Whether or not the source for H1N1 was a Mexican pig farm (and this is by no means certain), the implication that this virus is somehow a “Mexican flu” and should be called Mexican flu borders on the racist, and carries with it the implication that Mexico is somehow a country that is dirty and a breeding ground for exotic diseases.
Michael Savage, Michelle Malkin, and Rush Limbaugh may think of Mexico in this way, but most people don’t.
And the designation swine flu, though carrying some original value, is bad for the pork industry, carrying the implication to some that eating cooked pork is unsafe, or a source for potential infection. And so, according to the New York Times, the term of choice for this form of influenza A has now become H1N1:
Agriculture industry officials have been urging leaders to remove the implication that the disease could be transmitted from eating pork. On Thursday, the World Health Organization noted on its Web site that “from today, WHO will refer to the new influenza virus as influenza A(H1N1).”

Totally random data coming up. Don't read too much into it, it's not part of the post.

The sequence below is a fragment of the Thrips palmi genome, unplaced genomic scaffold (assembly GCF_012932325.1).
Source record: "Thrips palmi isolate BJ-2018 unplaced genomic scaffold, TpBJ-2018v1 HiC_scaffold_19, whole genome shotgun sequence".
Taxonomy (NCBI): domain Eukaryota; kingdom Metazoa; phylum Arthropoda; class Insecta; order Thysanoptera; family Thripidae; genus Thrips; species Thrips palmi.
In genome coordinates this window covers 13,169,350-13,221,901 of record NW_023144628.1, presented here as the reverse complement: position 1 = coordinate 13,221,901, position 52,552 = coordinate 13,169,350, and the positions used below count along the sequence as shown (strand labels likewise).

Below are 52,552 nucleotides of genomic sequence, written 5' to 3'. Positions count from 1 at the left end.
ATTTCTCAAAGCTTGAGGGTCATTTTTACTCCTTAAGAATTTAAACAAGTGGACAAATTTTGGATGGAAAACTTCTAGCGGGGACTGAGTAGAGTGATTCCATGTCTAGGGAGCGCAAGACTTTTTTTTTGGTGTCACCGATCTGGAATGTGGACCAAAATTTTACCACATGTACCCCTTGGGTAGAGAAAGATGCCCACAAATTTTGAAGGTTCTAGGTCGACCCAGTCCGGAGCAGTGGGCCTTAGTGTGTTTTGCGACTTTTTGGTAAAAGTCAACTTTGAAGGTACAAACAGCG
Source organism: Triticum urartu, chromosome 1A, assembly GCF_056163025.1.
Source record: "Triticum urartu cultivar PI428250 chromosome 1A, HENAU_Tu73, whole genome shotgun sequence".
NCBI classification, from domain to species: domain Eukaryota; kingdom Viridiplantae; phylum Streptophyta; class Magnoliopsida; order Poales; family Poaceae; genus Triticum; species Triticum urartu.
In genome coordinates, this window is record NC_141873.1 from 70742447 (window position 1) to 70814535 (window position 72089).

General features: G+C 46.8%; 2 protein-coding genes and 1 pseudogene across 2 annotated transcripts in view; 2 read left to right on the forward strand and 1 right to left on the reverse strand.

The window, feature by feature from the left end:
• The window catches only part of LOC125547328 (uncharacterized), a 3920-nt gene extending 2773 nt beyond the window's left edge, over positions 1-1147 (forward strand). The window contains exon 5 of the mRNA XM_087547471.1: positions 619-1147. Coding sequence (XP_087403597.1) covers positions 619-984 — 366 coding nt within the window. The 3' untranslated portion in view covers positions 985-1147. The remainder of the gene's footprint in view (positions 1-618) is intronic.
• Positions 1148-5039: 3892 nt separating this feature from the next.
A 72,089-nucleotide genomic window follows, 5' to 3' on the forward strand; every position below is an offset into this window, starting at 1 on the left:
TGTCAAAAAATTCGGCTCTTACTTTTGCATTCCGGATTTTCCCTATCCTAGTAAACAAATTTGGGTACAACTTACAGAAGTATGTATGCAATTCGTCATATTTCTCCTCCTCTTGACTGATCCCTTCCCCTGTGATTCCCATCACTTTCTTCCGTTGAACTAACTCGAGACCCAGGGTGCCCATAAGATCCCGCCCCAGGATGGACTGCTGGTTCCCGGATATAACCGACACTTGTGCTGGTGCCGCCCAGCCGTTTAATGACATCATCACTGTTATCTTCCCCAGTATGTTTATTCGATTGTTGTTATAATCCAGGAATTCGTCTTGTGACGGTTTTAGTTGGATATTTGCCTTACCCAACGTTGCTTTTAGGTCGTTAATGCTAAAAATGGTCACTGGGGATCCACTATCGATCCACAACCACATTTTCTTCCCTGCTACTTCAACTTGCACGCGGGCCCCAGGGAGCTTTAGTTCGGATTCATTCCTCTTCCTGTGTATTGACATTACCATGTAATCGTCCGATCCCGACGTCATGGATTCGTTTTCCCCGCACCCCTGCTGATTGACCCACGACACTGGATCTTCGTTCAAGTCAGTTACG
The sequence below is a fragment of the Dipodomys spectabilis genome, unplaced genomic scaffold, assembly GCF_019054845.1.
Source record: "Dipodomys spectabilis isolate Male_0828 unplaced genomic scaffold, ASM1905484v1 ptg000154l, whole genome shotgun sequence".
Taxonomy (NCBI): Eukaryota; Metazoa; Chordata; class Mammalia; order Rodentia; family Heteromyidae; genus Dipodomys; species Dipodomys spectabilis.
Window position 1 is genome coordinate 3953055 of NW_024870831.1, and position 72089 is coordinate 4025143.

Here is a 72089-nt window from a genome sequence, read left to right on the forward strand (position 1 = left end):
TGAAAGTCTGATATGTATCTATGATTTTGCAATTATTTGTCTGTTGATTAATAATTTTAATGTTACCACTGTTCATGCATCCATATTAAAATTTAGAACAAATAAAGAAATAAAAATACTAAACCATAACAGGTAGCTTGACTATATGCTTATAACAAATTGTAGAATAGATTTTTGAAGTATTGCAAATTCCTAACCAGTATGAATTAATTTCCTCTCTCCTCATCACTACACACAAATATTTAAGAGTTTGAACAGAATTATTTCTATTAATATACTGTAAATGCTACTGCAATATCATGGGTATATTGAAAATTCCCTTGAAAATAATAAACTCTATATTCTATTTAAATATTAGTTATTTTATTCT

And this is what President Obama called “swine flu” at his press conference on Wednesday.
I wouldn’t call switching the virus’s name Orwellian. It’s hard to justify, for example, why a hybrid virus containing pig, avian, and human genetic signatures should be called swine flu. But the change of name does show up the power of words—or to put in marketing terms, the power of branding. By giving the virus a scientific designation, and by taking it out of the realm of the familiar, it’s harder to lay metaphors, innuendos, and associations on the name as such. It serves to, at least a little bit, uncloud the thinking in a certain way. If there are to be associations with this virus now, it is with the clinical and impersonal. Swine flu is no longer a name, but a number (or rather, a combination of letters and numbers that no longer broadly signify). Swine flu as H1N1 is now something that just is, and that has to be dealt with, by scientists and governmental bureaucrats, as well as the rest of us.